One of the things I’ve noticed in my years at Syracuse University thus far is that more and more students of Asian descent have been coming to our school. It’s interesting because I’ve heard that just six or seven years ago, Asians were a bit of a rarity at SU. Since our campus now promotes and literally displays diversity all around, I thought that many people would be more aware and open-minded of the multiculturalism on our campus. But I guess I was wrong.
Just this past weekend, I was walking with a couple of my Asian friends on Euclid when a, possibly intoxicated, group of Americans called out to us, automatically labeled us as “Chinese” and mimicked what Chinese people supposedly sound like. Note that this has happened MANY times, not just this past weekend. Most of the time, we just let it go because they’re an ignorant mess. But I thought it’s about time I stand up for myself and my other Asian friends on this campus and address these sorts of situations.
First of all, every Asian person that you see is not going to be Chinese. I get that sometimes (or I guess I should say almost all the time) it’s hard to tell between Asians. I mean, even a lot of Asians ourselves can’t distinguish if a person’s Chinese or Korean sometimes. But the point is, don’t just assume right away and call them out as Chinese. Furthermore, don’t mimic them.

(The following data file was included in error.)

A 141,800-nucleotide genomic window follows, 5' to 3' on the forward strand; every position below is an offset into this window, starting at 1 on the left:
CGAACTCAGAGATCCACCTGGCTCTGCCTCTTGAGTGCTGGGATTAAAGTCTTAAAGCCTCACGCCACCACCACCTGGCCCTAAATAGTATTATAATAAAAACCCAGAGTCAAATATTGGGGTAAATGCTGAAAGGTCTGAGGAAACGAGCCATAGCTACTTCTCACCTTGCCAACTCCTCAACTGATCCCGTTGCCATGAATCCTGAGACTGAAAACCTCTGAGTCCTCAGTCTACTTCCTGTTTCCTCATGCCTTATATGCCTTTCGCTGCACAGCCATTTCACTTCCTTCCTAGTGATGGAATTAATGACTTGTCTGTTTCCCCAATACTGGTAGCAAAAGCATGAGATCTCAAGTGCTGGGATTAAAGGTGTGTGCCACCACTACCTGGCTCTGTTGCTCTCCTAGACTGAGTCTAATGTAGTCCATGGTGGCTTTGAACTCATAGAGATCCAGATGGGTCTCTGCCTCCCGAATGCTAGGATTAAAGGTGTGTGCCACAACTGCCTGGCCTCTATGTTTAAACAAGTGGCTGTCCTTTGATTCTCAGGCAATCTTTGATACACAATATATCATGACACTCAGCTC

If you’re not of Chinese descent, it’s doubtful that you even know anything about the Chinese culture whatsoever. Why is it that we still live in a world where different Asians don’t seem to exist and we’re all just the same? Is it necessary to blurt out something negative every time an Asian passes by? If we see Americans in our home country, we don’t do that.
Most Americans don’t even speak our language, yet we still don’t talk shit. It’s bad enough that you’re just making yourself look very dumb and ignorant when calling out racist names and sounds. It’s even worse that you are representing America in an unknowledgeable and unworldly way.
All it takes is a friendly “Hello” and a very short and simple question: “What ethnicity are you?” Isn’t that the American manner anyway?